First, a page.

“Was I supposed to follow that?”

“Like the Old Boat Regatta today. All of those boats racing around out there that they all know are bogus, but nobody says anything about it. Is this like that?”

“Nope. Precious few know about Julia’s bogus parts.”


“What?! What I’m saying is that Julia’s discrete. You know, like you and your best friend’s husband.”

“Who?” Fry’s head was beginning to get that inside-out feeling she sometimes got when she was talking with French.

“You know. Lover boy, Bobby.”

“I have no idea...” Fry suddenly got the idea. “You thought Bobby and I? We? He’s my cousin you dope!”

French looked disgusted. “Well, if you’re into that kind of thing, who am I to judge you? What were your parents feeding you guys as kids anyway?”

“I am NOT involved with Bobby. We work together a lot sure, but we’ve never... I’m a lesbian.”

“What’s that got to do with anything?”

“It’s happening again! Nothing is making any sense. Let me say this in the most simple way I know how. I am not interested in Bobby in any other way than as my cousin and one of my best friends. You said it yourself. Men are not on my radar screen, that about sums it up. Got it?”

“Sure, you don’t have to get so excited about it. You’re a dyke. Fine, whatever. Suit yourself.” Fry could be so defensive.

“So why wouldn’t anyone else know about Julia? Except you, of course.” Fry asked.

“I’m not saying no one knows. I’m saying that if they do, they’re few and far between. She’s extremely picky about who gets into her bed. Always has been.”

“Lucky you.” Fry couldn’t help it, she was getting jealous.

“It wasn’t exactly a cozy relationship.”

“It’s none of my business really.” Oh, but how she wished it was. “I wonder if maybe someone found out. Like Louisa.”

“Not a chance. Julia’s no fool. She knows exactly what kind of a problem she could cause for Jay. She’s probably erased any evidence that ever existed on Julius Emery. She also had the operation years ago, before anyone knew who her family was.”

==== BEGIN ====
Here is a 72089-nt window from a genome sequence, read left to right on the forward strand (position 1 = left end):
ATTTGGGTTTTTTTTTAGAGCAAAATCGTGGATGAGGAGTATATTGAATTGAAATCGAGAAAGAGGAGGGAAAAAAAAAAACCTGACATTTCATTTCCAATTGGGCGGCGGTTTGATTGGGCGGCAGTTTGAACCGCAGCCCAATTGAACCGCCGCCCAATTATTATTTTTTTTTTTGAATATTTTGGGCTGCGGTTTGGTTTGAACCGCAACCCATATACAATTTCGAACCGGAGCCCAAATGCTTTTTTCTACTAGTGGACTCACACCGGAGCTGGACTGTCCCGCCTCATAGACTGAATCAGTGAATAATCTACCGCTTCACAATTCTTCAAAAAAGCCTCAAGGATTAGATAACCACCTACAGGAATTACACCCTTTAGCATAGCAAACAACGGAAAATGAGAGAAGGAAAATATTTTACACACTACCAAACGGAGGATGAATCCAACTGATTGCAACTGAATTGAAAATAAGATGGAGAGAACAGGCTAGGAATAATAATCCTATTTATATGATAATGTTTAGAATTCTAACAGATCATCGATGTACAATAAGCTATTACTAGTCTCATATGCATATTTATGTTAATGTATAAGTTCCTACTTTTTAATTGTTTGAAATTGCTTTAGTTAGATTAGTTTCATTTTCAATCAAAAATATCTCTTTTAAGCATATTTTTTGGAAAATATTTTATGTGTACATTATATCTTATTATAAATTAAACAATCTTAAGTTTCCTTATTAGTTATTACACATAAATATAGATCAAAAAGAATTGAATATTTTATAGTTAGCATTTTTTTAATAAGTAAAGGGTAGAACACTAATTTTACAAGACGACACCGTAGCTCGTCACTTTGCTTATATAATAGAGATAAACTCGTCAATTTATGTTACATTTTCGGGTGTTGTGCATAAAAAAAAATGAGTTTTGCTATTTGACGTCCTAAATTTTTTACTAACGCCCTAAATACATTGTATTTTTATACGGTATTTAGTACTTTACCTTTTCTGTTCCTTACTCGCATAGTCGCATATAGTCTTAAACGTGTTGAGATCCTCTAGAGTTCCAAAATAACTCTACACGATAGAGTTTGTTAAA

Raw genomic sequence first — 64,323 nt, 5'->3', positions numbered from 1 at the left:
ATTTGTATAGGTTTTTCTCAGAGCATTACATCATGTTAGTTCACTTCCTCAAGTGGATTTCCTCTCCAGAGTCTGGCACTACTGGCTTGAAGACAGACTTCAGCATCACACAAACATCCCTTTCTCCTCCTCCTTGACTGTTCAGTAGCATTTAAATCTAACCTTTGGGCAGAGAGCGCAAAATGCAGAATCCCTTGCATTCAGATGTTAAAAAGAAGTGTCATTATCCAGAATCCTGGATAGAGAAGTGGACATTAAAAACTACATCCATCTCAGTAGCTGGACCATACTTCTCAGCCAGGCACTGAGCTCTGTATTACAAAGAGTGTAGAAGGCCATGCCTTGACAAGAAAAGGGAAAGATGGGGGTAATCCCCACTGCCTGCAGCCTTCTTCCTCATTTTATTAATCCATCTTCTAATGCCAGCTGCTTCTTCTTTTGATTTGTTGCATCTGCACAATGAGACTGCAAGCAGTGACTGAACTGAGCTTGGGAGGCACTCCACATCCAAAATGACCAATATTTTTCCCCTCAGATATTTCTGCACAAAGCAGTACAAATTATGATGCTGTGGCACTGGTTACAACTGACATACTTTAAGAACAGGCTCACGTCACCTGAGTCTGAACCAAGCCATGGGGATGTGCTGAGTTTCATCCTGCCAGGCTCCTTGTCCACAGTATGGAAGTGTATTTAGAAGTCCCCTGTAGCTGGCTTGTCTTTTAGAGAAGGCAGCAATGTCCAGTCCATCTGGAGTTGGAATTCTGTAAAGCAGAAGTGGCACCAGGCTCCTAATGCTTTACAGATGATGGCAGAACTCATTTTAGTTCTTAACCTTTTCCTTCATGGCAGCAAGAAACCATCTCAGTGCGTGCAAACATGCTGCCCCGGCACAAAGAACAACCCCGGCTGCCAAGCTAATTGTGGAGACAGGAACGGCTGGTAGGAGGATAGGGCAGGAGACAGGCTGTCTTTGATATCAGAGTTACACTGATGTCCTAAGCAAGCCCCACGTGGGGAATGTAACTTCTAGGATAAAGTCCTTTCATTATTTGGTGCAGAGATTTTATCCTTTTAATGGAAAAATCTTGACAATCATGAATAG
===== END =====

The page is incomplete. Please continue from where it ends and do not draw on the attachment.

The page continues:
French wasn’t sure how this whole honesty thing applied to the concept of hunches. She decided to play it safe. She told Fry that Julia’s father’s company, JCE International, was the company who’d bought the remains of the Fisherman’s Prize and more importantly, the property adjacent to it. They’d also bought the Grist Mill.

“So why didn’t you tell me that before?”

“I didn’t think the two things were related.”

“Oh.” Fry wasn’t sure why the thought that French might not share all of her various problems with her was so disappointing. After all, she was just a pushy employee, tagging along after an internationally acclaimed chef with more enemies than she knew how to keep straight. Maybe Fry could make out a list for her. She could cross reference and arrange it so that French would know which incident was likely to be related to which enemy. “So now you think this might be related to the murder?”

“There are a couple of things that keep cropping up. Mitchell and Julia. Something’s going on. Maybe it’s something Louisa got wind of. Maybe she threw a stick in the spokes and got the wrong somebody’s attention.”

“But do you think that your friends might have killed her?”


“Well, not Mitchell, but even though you say you and Julia were once acquaintances, you seem friendly now.”

French was shaking her head. “If that’s friendship, I want nothing to do with it. Julia and I have an understanding. I stay out of her way, and she’ll stay out of mine.”

“But she invited you to a party. I don’t get it. I thought you were involved, you seem so intimate.”

French was startled by the observation. “We’re anything but. Don’t kid yourself, that woman may seem like she’s all sweet sophistication, but under that skin there’s a hard as nails businesswoman with one overriding obsession and it’s got very little to do with anything so mundane as friendship or sex. She’s an absolute fanatic about her damn hotels. Nothing else much gets on her daily planner. It can be pretty obnoxious.”

Fry was staring at her like she’d said something odd. French continued, “Well, I guess Jay would be the other bee in her bonnet. For all of their differences, they stick together. And you know something?”

“No, at this point, I really don’t.”

“I’ve been sitting here talking to you for way too long. I have to get to it and you have to get to whatever it is you’re getting to. You want me to get those documents and we can look them over tomorrow?”

“Not on your life! We go together.”

“Suit yourself. Wear something over that hair. It’s too reflective in the dark.”

Fry brushed her hand through her hair causing it to stick out in even more directions. “Whatever you say chef. When’s the heist?”

Continued in Chapter 29.